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Use of baculoviruses as biological insecticides

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Use of baculoviruses as biological insecticides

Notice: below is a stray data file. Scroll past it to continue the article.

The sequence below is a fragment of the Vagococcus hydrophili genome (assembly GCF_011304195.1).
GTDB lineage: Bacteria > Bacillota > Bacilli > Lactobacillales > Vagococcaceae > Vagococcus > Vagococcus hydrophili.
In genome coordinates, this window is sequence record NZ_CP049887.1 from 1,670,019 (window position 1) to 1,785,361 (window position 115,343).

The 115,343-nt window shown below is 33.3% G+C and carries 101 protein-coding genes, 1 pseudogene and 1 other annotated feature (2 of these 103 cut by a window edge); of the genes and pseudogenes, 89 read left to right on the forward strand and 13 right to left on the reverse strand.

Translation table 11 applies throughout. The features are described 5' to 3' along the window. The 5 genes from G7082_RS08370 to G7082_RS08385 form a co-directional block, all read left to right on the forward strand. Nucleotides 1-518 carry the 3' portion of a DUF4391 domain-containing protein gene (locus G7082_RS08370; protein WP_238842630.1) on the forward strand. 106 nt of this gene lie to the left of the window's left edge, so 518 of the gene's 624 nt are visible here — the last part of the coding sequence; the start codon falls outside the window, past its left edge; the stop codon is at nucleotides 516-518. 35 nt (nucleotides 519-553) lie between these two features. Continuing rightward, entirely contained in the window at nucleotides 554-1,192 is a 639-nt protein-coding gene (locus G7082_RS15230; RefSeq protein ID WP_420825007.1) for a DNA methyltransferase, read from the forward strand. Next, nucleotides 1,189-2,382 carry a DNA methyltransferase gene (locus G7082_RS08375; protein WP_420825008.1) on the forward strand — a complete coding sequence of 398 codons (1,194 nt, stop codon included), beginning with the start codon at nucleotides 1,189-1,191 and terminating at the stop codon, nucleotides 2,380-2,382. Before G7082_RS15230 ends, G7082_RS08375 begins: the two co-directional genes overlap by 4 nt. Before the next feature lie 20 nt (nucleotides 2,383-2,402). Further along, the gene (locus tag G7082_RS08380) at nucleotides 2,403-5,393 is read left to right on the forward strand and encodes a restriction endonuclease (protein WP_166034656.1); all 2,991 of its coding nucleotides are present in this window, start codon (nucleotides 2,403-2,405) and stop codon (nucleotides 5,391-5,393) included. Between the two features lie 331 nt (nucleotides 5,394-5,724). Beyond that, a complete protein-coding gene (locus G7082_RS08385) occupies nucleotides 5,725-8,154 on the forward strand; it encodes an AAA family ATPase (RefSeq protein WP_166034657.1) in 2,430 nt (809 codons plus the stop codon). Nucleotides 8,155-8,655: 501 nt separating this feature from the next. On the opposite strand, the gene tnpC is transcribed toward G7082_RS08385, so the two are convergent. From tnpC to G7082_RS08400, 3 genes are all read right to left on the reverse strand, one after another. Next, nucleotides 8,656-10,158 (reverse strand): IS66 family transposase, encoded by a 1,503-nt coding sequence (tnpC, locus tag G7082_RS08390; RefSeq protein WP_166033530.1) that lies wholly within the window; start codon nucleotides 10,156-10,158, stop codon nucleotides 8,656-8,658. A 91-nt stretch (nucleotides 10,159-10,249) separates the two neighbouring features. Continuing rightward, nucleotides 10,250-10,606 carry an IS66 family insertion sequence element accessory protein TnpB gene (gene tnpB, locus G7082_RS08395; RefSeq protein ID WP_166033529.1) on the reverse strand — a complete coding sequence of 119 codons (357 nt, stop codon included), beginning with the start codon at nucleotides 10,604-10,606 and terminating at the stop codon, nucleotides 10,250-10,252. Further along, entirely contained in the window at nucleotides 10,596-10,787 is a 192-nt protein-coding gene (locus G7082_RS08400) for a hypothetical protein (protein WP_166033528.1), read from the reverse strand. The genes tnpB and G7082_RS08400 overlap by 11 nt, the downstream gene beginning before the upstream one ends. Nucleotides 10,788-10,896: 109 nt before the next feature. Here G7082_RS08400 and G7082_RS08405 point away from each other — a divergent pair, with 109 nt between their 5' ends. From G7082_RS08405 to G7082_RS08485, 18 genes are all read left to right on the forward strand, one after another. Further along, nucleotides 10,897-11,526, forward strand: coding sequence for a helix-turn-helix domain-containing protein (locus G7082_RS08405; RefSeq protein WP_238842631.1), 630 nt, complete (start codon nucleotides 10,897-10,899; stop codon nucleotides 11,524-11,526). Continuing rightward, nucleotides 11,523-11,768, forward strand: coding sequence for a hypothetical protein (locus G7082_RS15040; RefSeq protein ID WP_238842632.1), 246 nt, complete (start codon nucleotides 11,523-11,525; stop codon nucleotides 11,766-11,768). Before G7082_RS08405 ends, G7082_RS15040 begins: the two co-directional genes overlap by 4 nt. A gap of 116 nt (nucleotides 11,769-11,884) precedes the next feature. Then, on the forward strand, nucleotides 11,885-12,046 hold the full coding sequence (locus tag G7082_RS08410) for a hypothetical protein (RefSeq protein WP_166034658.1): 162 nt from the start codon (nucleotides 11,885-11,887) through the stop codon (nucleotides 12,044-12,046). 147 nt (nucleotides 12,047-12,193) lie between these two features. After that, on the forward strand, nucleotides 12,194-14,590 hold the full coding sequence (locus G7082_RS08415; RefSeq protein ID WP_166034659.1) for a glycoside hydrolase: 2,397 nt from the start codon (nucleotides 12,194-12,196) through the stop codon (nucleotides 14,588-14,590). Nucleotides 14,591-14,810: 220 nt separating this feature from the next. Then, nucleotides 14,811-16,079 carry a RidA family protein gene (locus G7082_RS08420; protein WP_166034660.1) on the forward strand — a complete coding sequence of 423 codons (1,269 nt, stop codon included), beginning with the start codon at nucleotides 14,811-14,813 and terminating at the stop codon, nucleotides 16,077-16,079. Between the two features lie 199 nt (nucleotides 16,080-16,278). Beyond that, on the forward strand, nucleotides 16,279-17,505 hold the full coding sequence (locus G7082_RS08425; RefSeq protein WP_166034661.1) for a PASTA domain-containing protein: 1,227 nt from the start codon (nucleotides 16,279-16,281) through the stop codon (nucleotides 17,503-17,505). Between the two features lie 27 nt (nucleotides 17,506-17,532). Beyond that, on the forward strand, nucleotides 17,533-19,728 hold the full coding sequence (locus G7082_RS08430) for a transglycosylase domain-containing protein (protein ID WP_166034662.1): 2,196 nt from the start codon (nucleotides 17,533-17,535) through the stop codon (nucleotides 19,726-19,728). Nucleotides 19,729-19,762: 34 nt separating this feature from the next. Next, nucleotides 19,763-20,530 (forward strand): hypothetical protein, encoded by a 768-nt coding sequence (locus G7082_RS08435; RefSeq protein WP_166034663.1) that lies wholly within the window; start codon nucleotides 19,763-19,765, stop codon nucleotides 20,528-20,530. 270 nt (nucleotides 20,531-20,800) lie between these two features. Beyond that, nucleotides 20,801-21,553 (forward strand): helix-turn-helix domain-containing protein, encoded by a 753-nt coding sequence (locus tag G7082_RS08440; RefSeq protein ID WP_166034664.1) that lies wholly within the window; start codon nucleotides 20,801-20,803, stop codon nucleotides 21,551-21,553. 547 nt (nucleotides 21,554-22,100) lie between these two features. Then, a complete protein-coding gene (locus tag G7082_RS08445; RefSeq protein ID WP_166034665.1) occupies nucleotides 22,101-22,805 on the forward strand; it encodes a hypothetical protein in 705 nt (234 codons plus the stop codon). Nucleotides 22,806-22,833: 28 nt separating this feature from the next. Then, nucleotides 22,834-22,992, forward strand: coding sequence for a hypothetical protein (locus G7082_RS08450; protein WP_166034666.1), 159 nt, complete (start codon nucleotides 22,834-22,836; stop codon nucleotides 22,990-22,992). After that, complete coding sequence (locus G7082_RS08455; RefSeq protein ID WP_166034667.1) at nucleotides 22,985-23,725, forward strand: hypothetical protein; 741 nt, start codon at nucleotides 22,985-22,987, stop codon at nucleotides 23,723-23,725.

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  Use of aculoviruses as iological Insecticides Jenny S. Cory and David H. L. Bishop bstract Naturat y occurring baculoviruses can ~ =used o controI a wide range of insect ~'sts. Most baculoviruses are ~ed, aS biopesticides, that is, they are sprayed onto high-density pestpopula~0ns inamanner akin to the use 0f~ynthetic clieiriical pesticides. Howeve~, Other strategies that use the biological features 0f the:v~Ses ~e at~ol possible~::and Shouid increase as we e~pand our knowledge of baculovirus e~oio~ii'J~n~ order to fi0n systems todetailed study of pest behavior and the development of appropriate aoplicafion strategies. lrtdex Enti ies: Biopesticides; pest control; inseet viruses; bioassay; production; app igati0n. 1 Introduction Baculoviruses have been isolated from a wide range of invertebrates. Their development as pest control agents spans over 40 years, although records of their discovery and use date from considerably earlier 1). The baculoviruses from Lepidoptera (butterflies and moths) and Hymenoptera (sawflies only), and the now unclassi- fied nonoccluded viruses from Coleoptera (beetles) present the best options for pest control, and thus most research on baculovirus insecticides has concentrated on these orders. Baculovirus insec- ticides have been used in a wide range of situa- tions from forests and fields to food stores and greenhouses. Baculoviruses have several advantages over conventional insecticides that make them highly acceptable control agents. Probably the most important is their specificity. They have narrow host ranges (sometimes limited to one or two spe- cies), and do not infect beneficial insects, making them very suitable for use in integrated control programs. Most also possess the capacity to per- sist in the environment, which can be utilized in the development of more ecologically based long- term control programs. Baculoviruses are particu- larly suitable for use in developing countries, since they can be produced locally and their pro- duction in vivo (although labor-intensive) requires little in the way of capital expenditure. More recently, interest in baculoviruses has expanded in relation to their potential for genetic modification, primarily to increase their effi- cacy. This area is still in its infancy, and the development of genetically modified baculo- viruses will not be considered here (however, see Cory [21, Possee et al. [31, and Cory et al. [3a1), although most factors that are relevant to their use in the field will be the same as for naturally occurring baculoviruses. The use of baculoviruses as biological insecti- cides is a broad subject area. The rationale taken in this article has been to outline the pathway required for the development of a control program utilizing baculoviruses, from isolation to field tri- als, and also to describe aspects of the theoretical background see Fig. 1). The further development of baculoviruses for use in integrated control pro- grams and their commercialization are beyond the scope of this article. Author to whom all correspondence and reprint requests should be addressed. Centre for Ecology and Hydrology, Institute of Virology and Environmental Microbiology, Mansfield Road, Oxford 0X1 3SR, UK, e-mail: JSC@mail.nerc-oxford.ac.uk Molecular Biotechnology 9 Humana Press Inc. All rights of any nature whatsoever reserved 1073-608511997/7:3/303-313/510.75  I Preliminary [ [Laboratory[ arger scale laboratory testing I development field esting Phase I Phase II Phase IV ] Integrated ield ] trials l [ ~176 1 Phase V Phase V[ [-~l evelopment of [ optimal virus I 1 l production I Development f ] systems I ] methodof Isolation and / \ | apphcatton biochemical[ /F-if[ \ / I characterization /t...J \ / , I I Formulation I\ I ~ / /I devel~ [ ~\ / [~ Appllcatioo A I strategy / \ [ Prelimlnary I / \ {I ~ [ field esting i / \ Laboratory I \ ' ' / \ I efficacy esting ] \ / \ Formulation Pest iology testing and [ behaviour / Phase III [ Field studies and I small scale rials Interaction with ther control gents Safety esting I Registration I Fig. 1. Schematic pathway for the development of baculoviruses as control agents. Numbered boxes refer to those categories dealt with in the text. 2 Materials The majority of baculoviruses have been iso- lated from Lepidoptera: over 500 to date 4). Whether this reflects a genuine host bias or is merely a product of the fact that there are large numbers of lepidopterists (compared to other insect specialists) and that baculovirus infected larvae are usually very obvious, remains to be seen. However, it does indicate that for Lepi- doptera at least, there is a high probability of iso- lating a baculovirus from a given species. Many pest-control programs rely on the isola- tion of local strains of baculoviruses. This can have some advantages: it will circumvent any problems that may occur if an exotic virus is imported for wide-scale release, and may result in the selection of a virus better adapted to a par- ticular host or ecosystem. Isolation of wild-type baculoviruses from insect pests can vary in difficulty. In families, such as the Lymantriid moths (for example, the gypsy moth, Lymantria dispar, and the Douglas fir tus- sock moth, Orgyia pseudosugata), virus epizoot- ics are common and isolates are not difficult to collect, particularly in high-density populations. The apparent rarity of epizootics in some other species, however, does not preclude the success- ful use of a baculovirus for their control. The current means of characterizing a newly isolated baculovirus is by restriction endonuclease digestion of its genomic DNA. The resulting DNA profile gives a good indication of the uniqueness (or otherwise) of the isolate. It is also highly likely that any wild-type isolate will be a mixture of sev- eral genotypically distinct varieties, for example, the lepidopteran Helicoverpa spp. nuclear poly- hedrosis viruses (NPVs) (5) and the stem borer Chilo spp. granulosis viruses (GVs) 6). The rel- evance of this heterogeneity to successful pest control has yet to be ascertained. 3 Methods Every pest:crop system will present its own unique problems, but the general approach and  areas for study will be similar for most pest con- trol programs. The most important of these areas are discussed in the following sections. 3 1 Screening and Efficacy The first step in the initiation of any pest- control program using baculoviruses is the screening of available isolates to assess their efficacy as potential control agents. This can only be accomplished by insect bioassay. Pro- duction and registration of baculoviruses also require the establishment of a standard bioassay system. Bioassay of baculoviruses basically describes the relationship between the virus and the insect in terms of overall mortality or rate of kill. The standard dose-response curve of insects to baculoviruses is sigmoidal. When setting up a bioassay, a range finding assay should be carried out first, using a large range of doses, to assess the shape of the response and to pinpoint the lin- ear region of the curve. A second assay is then set up with the doses arranged symmetrically around the lethal concentration (LC)50 or lethal dose (LD)5o point. The spacing of the doses and the number of test insects can vary, but in general, if the number of doses (and subjects) is low, the doses should be widely spaced and vice versa. Several parameters can be measured using the bioassay: The LCso and LDs0 are the most com- monly used in dose-mortality studies. The LCs0 is the concentration of virus that the test insects feed on or drink that results in 50 being killed. An LDs0 is the dose at which there is 50 mor- tality of the test insects. An LCs0 tells you less about the response than the LDs0, since in the former, the amount of virus ingested is depen- dent on the behavior of the insect and so is inher- ently more likely to vary between tests, whereas the LDs0 is independent of differences in indi- vidual behavior patterns, making this technique more suitable for comparative experiments. The most common method of analysis for dose-mor- tality data is probit analysis, which is used to determine the LDs0 and LCs0 values, although other models are also used 7,8). Analysis of the time-mortality response (time to death for 50 of the test insects) can be mea- sured either as the lethal time (LT)50, where test insects are continually exposed to virus, or as the survival time (ST)50, where the inoculum is only received at the beginning of the assay. Probit analysis is not valid for analyzing time-mortality assays, and other transforms, such as the logit, should be used for these data. Many factors will affect the outcome of bioas- says, including the instar used, temperature, the choice of insect diet, and larval weight. In order to increase the precision of the assay, it is impor- tant to minimize heterogeneity within the system, in particular, by using test insects within a very narrow weight range. The assay must be standard- ized, particularly if batches of virus are being tested against a standard, as in a potency assay. Several insect bioassay techniques have been developed, and there are numerous variants of these to account for the different feeding require- ments of particular insect species. It is not pos- sible to make valid comparisons between different bioassay techniques, since each will generate different values. The two most commonly used bioassays are described here. 3 1 I Diet Plug Assay Many Lepidoptera, and in particular, noctuid species, will feed on an artificial or semiartificial diet, which makes insect bioassays much easier to handle than when foliage is used. Details of a range of diets and the insects that have success- fully been reared on them can be found in Singh and Moore 9). 1. Place a small plug of diet (of a size suitable for the chosen instar to eat within 24 h) in the base of a 96-well microtiter plate (a larger plate will be needed for the larger instars). 2. Apply 1 IxL of the virus suspension to the diet plug with a micropipet. 3. Place larvae individually in wells and cover. It is usually best to seal the microtiter plate with damp tissues to prevent dehydration of larvae or diet, and to reduce the likelihood of escape. 4. Place the microtiter plate at constant tempera- ture for 24 h. Transfer larvae to small individual pots that contain enough diet to maintain them through to pupation. Only transfer those insects  that have completely consumed their diet plug and have therefore taken up a measured dose of virus. Seal and perforate the lids. 5. Check after 24 h to remove handling deaths, and then monitor and record daily until death or pupation. 6. With well-infected larvae, diagnosis can often be made visually. However, with early deaths or small larvae, it is often difficult to do this. The easiest method of confirming diagnosis of NPVs is to make a thin smear of the midgut region, stain with Giemsa, and observe at xl000 under oil immersion. Granulosis viruses will need further confirmation using alternative techniques, such as ELISA, dot blotting, or by the transmission electron microscope. 3.1.2. Droplet Feeding Assay This particular system was developed by Hughes and Wood 10) and has since undergone numer- ous improvements 8). The technique was devel- oped for neonates, however, it has also been successfully used for later instars lOa). Its main advantage is that the dose is ingested over a very short time, and infection can thus be regarded as synchronous. This is of particular importance in the measurement of STs0 responses. 1. Preparation and selection of the larvae: Larvae are chosen from a narrow window of hatch time, 3-5-h old. They are then selected for vigor by allowing them to climb a ramp of blot- ting paper. 2. Larvae are placed on a plastic surface that has been ringed with a 2:1 mix of mineral oil and vaseline to prevent them from escaping. The virus suspension is then placed in small drops near the larvae. The suspension should contain a small amount of blue food coloring. 3. Larvae that have fed on the virus solution should be obvious because of the blue dye in their gut. These larvae are transferred carefully to individual pots containing diet. 4. Monitor as appropriate. For LTs0 or STs0 analy- sis, this may well need to be every few hours. The bioassay carried out in this manner can be used to estimate the LCs0. The amount of fluid ingested and thereby the dose) needs to be esti- mated for evaluation of an LDs0. This can be done using 32p 10), by fluorescence spectroscopy 11), or gravimetrically. 3.2. Virus Production At present, natural viruses for pest control are produced in vivo. The use of an in vitro system for virus production is some time away, because the yield of virus/unit volume is still too low to be considered economically feasible and the virus often loses infectivity for the insect host after passage through cell culture. With larger-scale production programs such as for the corn earworm Helicoverpa zea NPV 12) and gypsy moth, L. dispar NPV 13,14), the factors affecting the optimization and cost effectiveness of in vivo virus production have been studied in more detail. The most important aspects of the produc- tion process are: choice of host, dose/instar rela- tionship, rearing conditions, and virus processing, all of which are outlined in Subheadings 3.2.1.- 3.2.4. For a more detailed discussion of these and other areas, see Shapiro 14) and Carter 15). 3.2. 1. Choice of Host It is usually preferable to use the natural virus host, which, in order to reduce the likelihood of contamination, should be reared in the laboratory rather than collected from the field. It is also a considerable advantage to use a host species that has been adapted to an artificial diet. Alternative hosts must be sought if the natural host is unsuit- able for laboratory culture, for example, where the dietary requirements are too stringent, where a long obligatory diapause is required, or if it pro- duces irritant, urticacious hairs. In these circum- stances, it is important to confirm the identity of the progeny virus, since alternative hosts might select other strains from the original mixed) inoculum or switch to a homologous virus if this is present in a latent state within the alternative host culture. 3.2.2. Instar Dose Relationship The aim of the production process is to use the minimum quantity of inoculum to produce the maximum yield and quality of virus. This will require several range-finding experiments in order to optimize the process. For instance, Kelly and  Entwistle 16) compared the use of third, fourth, and fifth instar cabbage moth, Mamestra bras- sicae larvae for NPV production. Third instars clearly gave the larger yield, which did not vary within the dose range tested (6.25 x 107-6.25 x 108 polyhedral inclusion bodies [PIBs]/mL). Other factors can also affect the viral product. For example, activity of virus appears to vary depend- ing on when it is harvested from the larvae. NPV collected from H. zea larvae was found to be more active and more abundant when it was recovered from dead larvae rather than from live ones 12). Similarly, in L. dispar, the activity of the NPV obtained from different instars varied; it was found to increase up to the fourth instar and then decrease in the fifth 17). 3.2.3. Rearing Conditions In general, the most important environmental consideration is temperature. Other factors, such as humidity, appear to have little affect on virus production, except perhaps in terms of creating favorable conditions for the growth of undesirable contaminants. The optimum temperature range appears to be between 20 ~ and 26~ Shapiro 14) investigated gypsy moth, L. dispar, NPV produc- tion at temperatures between 23 ~ and 32~ and found that at the highest temperatures, both yield and activity of the NPV were lower. Similarly, Kelly and Entwistle 16) looked at the effect of temperature on the rearing of both M. brassicae and the pine beauty moth, Panolisflammea NPVs in M. brassicae larvae over the range of 20 ~ to 30~ The results again tended to point to a reduction in yield with an increase in temperature. The other key factors for virus production are size of container and the number of larvae reared/ container. Harvesting the virus-infected larvae is the most time-consuming, and thus expensive, stage of the virus production process, so it pays to use larger containers, although this must be set against the cannibalistic nature of many species. 3.2.4. Processing The processing of virus-killed larvae and the level of purification used greatly affect the final yield. To liberate the virus from the larval bodies, the insects are blended with diluent and then fil- tered through muslin. Both the ratio of body weight to diluent and time spent blending have a significant affect on the final virus yield. Shapiro 14) showed with L. dispar NPV that using 1 g larval weight with 10 mL distilled water resulted in 95 PIB recovery after filtration. At lower dilutions, a greater proportion of the virus was lost. Similarly, with blending time, 5 s in a blender resulted in 75 PIB recovery, whereas 15 s resulted in 95 . A comparison of semipurification and full purification has been made for the production of M. brassicae and the brown tail moth, Euproctis chrysorrhoea, NPVs 16,18). Semipurification involved blending and coarse filtration, followed by low-speed contrifugation to remove debris and a higher-speed spin to pellet the virus. Both the low- and high-speed spins were repeated to ensure maximum virus recovery. For full purification, these steps were followed by centrifugation at 30,000g through a discontinuous 50-60 sucrose gradient. With M. brassicae NPV, the fully puri- fied product resulted in a loss of 25-30 of the virus and E. chrysorrhoea NPV with a 35 loss of PIBs as compared to the semipure preparation. The authors calculated that the ratio of PIBs produced to inoculum used was >1000:1 for E. chrysorrhoea NPV, 2200:1 for M. brassicae NPV, 2150:1 for O. pseudosugata NPV, and 4000:1 for L. dispar NPV. 3.3. Formulation The formulation of baculoviruses, although important, has not really received much attention. Formulation of baculovirus insecticides basically falls into two areas: that relating to storage stabil- ity and factors important to field application. Stor- age stability is very much dependent on the method of processing, but it has been little tested and there are few guidelines on it. The main aims are to produce a stable preparation in which the viability of the baculovirus is preserved or even enhanced. Most baculoviruses are processed for use as sprays, and research into the production of solid preparations is much rarer. For small-scale trials, storage stability is not usually a problem